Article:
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Where Eagles Soar

Updated: Feb 27, 2023

I saw my first bald eagle in July 1988 while on a guided raft trip down the Snake River in Wyoming. My young family & I were on a 3-week road trip adventure to relocate from Chicago to Olympia. Our rafting guide pointed to a “spec” in the sky and commented that less than 1% of the American population has ever seen a bald eagle in the wild. There began my infatuation and respect for our nation’s symbolic bird. Little did I know then that 30 years later I would watch eagles soar daily from the comfort of our home on Long Lake, up close, and personal.


Long Lake currently provides desirable eagle habitat with at least 3 nests used by pairs of this magnificent bird. The nests are easily visible from the water along less developed shoreline areas; one located near the outflow area at the far north end of the lake, and then two more on the Carpenters Resort Road property near the northeast side of the channel connecting the north and south basins. Eagles tend to reuse the same nest year after year, but some pairs shift between alternative nests. Habitat conditions determine the number of pairs supported by our eagle territory. Therefore, the three local nests do not necessarily equate to three pairs in the territory. That said, I personally observed six eagles over the lake at the same time.



Click here to watch a fascinating 6-minute eagle-cam video documenting the cycle of an eagle family in Florida.




Some interesting bald eagle facts include but are certainly not limited to:

· can live for nearly four decades in the wild.

· fish comprise about 70 to 90% of the diet, but also feed on ducks, geese, or small animals, adults consuming on average about .6 and 1 pound of food per day.

· average weight is 10.7 lbs. in northern latitudes.

· Eagles can carry up to half of their own weight.

· wingspans range from 5’ 9” in smaller males to 7’ 6” in larger females, with an average wingspan of 6’ 7”, nearly 2 feet taller than an average adult human.

· A large Eagle nest is known as an Aerie; typically, 4.9-5.9 ft in diameter and 2.3-4 ft deep.

· Usually mate for life and produce 1-3 eggs per year.

· Average migratory flight/soaring speed is 31.06 mph and up to 75 mph when “snatching” prey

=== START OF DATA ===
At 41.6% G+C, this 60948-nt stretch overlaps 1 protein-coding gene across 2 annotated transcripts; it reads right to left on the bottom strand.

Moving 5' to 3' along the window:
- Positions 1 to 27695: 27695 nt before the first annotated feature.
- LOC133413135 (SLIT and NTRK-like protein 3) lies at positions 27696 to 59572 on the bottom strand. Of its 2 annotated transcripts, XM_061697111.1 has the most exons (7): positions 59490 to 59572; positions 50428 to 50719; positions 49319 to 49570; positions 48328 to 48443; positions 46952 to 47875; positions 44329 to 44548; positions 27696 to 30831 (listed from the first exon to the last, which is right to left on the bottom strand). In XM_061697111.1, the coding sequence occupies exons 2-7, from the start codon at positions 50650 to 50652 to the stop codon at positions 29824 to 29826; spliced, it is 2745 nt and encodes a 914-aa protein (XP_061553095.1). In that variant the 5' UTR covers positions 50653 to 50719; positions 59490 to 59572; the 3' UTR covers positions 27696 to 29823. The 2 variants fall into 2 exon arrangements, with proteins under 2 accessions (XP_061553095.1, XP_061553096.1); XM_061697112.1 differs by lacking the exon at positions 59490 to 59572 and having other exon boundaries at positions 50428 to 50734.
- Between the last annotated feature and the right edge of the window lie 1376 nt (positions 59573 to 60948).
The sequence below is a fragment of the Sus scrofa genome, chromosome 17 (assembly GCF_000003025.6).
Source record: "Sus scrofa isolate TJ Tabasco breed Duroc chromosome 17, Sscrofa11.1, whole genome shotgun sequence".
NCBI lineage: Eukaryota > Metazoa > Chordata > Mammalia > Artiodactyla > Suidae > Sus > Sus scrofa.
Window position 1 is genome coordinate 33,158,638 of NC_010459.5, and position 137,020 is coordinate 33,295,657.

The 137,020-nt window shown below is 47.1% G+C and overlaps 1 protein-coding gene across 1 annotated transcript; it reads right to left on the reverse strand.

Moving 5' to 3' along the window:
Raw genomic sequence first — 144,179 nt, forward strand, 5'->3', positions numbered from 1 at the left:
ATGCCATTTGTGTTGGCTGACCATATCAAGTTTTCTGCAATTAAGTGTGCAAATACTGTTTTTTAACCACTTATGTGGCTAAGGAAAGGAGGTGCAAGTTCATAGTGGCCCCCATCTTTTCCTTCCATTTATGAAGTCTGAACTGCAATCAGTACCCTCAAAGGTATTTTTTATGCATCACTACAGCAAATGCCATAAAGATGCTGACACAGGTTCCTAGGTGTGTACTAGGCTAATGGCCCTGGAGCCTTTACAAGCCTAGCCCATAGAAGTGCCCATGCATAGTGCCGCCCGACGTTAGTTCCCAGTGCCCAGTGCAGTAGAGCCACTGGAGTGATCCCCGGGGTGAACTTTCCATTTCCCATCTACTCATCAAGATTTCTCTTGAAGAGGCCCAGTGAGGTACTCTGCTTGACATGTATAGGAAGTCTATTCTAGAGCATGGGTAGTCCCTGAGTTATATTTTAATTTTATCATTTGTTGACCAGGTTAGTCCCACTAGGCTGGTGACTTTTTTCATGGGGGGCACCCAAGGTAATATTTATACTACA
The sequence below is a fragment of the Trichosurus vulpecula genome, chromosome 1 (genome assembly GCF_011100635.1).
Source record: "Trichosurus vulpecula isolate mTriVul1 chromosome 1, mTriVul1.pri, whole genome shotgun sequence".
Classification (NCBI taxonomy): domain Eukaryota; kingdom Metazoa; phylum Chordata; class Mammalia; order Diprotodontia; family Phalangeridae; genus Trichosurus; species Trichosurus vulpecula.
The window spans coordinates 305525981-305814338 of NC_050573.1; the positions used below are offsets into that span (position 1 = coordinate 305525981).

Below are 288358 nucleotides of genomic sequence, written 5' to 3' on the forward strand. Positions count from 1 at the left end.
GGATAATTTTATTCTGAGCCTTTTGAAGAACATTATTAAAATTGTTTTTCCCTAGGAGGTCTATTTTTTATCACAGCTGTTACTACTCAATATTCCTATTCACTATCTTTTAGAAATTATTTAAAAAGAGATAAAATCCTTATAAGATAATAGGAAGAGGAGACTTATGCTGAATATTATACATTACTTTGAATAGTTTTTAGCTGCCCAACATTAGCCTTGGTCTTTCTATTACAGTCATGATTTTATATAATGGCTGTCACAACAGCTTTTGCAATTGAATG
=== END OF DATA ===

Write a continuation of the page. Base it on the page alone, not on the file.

· Are very good swimmers. Occasionally an eagle “misjudges” and latches into a fish too heavy/large for it to fly with, so they then may swim quite a distance to shore and eat the fish there.

· Eggs hatch after about 35 days of incubation, mostly by the female.

· baby eagles stay in the nest between 8 to 14 weeks after hatching.


Bald eagles represent one of our nation’s most successful wildlife protection and restoration programs. By the year 1963, 18 years after DDT’s introduction to the U.S., the eagle population plummeted to only 487 pairs in the lower 48 states. Together with the impact of the Endangered Species Preservation Act in 1966, and after pressure on Congress from the scientific and environmental movements in the United States, the Environmental Protection Agency banned DDT in 1972. The main reason was to prevent the potential negative impacts of DDT on people. The effect of DDT on the bald eagle and other wildlife was a secondary but welcomed benefit.


The eagle population steadily increased and in 2007, the bald eagle was officially declared a

recovered species and removed from the list of threatened and endangered species. Population growth between 1966 and 2013 was 5.37% annually, and modeling indicates that population growth across the range is projected to continue for another 10 to 20 years until the total population stabilizes at around 228,000 birds. The recovery from the brink of extinction was truly one of the most remarkable national and international conservation achievements.


Long Lake community residents are truly blessed. Together with numerous other waterfowl and feathered friends, eagles provide entertainment and wonder. However, threats to the eagle persist and are likely to stay, including lead poisoning, and collision with power lines and wind turbines. Here around the lake, we can do our part by giving eagles a wide berth, checking permit requirements for activities such as removing an eagle nest or possessing eagle feathers, and reporting injured or dead bald eagles by calling the USFWS office in Redmond (425-883-8122) as soon as possible.



Sources and additional reading:


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